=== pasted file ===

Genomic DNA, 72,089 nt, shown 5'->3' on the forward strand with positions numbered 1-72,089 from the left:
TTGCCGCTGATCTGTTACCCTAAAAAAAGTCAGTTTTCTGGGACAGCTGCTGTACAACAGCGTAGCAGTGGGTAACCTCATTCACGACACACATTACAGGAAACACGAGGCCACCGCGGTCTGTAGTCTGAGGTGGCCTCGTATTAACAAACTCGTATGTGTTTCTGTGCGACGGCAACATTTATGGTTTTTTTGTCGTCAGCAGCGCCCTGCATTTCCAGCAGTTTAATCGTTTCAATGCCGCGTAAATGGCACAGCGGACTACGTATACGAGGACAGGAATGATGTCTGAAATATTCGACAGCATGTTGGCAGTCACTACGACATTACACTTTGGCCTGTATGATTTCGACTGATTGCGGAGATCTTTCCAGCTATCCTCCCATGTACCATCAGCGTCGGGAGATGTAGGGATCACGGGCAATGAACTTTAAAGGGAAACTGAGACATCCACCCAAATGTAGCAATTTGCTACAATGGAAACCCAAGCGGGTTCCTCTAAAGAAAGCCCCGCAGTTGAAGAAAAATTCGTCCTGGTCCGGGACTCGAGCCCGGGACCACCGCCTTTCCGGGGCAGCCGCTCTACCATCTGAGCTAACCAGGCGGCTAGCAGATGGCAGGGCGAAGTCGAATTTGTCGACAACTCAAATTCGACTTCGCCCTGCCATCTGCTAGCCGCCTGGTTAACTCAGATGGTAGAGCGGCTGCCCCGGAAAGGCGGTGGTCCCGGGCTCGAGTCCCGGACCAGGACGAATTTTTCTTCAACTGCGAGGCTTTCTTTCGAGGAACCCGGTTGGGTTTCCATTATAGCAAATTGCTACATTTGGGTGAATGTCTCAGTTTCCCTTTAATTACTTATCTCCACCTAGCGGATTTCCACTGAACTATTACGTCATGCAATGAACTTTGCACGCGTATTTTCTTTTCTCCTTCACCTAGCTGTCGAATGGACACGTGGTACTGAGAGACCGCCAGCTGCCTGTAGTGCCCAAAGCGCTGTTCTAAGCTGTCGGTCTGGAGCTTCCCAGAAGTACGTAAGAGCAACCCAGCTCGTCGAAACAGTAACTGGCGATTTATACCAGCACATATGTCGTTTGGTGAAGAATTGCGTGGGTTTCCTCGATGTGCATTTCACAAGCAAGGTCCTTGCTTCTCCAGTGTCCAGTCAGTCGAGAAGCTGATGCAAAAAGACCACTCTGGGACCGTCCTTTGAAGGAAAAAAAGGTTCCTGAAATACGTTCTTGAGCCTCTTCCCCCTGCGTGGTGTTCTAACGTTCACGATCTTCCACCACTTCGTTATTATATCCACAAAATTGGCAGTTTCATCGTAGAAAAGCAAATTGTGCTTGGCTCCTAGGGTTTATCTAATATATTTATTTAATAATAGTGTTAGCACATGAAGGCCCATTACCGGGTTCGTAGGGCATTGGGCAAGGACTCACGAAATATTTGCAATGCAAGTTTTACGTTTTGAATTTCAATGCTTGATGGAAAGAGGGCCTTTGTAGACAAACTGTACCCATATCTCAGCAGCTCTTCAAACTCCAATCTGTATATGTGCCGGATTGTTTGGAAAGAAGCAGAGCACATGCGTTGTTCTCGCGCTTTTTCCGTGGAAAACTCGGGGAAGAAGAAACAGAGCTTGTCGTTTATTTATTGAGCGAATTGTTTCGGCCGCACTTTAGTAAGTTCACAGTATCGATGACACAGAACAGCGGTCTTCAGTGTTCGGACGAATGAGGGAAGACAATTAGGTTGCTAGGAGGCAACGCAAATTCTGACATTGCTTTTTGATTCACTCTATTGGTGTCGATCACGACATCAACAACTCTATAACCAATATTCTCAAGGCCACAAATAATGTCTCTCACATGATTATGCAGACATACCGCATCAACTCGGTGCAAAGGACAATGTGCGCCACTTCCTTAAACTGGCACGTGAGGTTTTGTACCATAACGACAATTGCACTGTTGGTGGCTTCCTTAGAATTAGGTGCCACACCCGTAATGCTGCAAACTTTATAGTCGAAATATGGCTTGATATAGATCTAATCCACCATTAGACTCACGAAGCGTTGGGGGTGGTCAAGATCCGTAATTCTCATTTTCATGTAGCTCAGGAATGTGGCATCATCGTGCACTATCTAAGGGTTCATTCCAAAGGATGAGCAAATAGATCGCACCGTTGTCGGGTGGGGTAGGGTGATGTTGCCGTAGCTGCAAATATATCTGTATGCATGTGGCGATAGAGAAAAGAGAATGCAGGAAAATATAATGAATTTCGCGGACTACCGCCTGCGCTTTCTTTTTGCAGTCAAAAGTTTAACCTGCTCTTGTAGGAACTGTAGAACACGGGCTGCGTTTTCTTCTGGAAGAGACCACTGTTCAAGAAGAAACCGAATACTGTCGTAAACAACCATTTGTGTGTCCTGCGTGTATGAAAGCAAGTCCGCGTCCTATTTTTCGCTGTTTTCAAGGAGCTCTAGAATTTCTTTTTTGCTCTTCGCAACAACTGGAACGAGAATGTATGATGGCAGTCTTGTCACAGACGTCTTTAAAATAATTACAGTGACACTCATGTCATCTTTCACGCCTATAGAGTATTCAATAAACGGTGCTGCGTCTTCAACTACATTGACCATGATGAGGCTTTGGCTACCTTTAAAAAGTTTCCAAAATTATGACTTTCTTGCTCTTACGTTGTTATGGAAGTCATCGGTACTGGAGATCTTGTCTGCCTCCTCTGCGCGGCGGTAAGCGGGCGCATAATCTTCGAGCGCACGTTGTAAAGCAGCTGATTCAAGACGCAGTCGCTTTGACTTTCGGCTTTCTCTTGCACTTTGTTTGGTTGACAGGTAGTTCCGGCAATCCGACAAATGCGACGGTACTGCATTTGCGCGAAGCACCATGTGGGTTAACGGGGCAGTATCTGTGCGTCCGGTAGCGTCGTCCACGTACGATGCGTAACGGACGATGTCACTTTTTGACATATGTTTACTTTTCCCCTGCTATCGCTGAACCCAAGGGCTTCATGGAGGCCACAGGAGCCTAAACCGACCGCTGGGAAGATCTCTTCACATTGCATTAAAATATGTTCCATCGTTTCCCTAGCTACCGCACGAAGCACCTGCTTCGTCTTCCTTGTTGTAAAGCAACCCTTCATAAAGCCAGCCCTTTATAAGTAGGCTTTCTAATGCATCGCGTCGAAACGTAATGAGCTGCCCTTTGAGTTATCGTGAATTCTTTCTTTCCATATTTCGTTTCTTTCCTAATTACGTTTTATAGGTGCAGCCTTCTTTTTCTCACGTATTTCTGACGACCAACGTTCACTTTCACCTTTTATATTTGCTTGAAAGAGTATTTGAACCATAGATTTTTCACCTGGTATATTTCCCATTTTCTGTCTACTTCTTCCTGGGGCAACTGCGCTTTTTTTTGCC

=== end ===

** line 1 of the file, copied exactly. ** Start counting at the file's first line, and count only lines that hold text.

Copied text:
Genomic DNA, 72,089 nt, shown 5'->3' on the forward strand with positions numbered 1-72,089 from the left: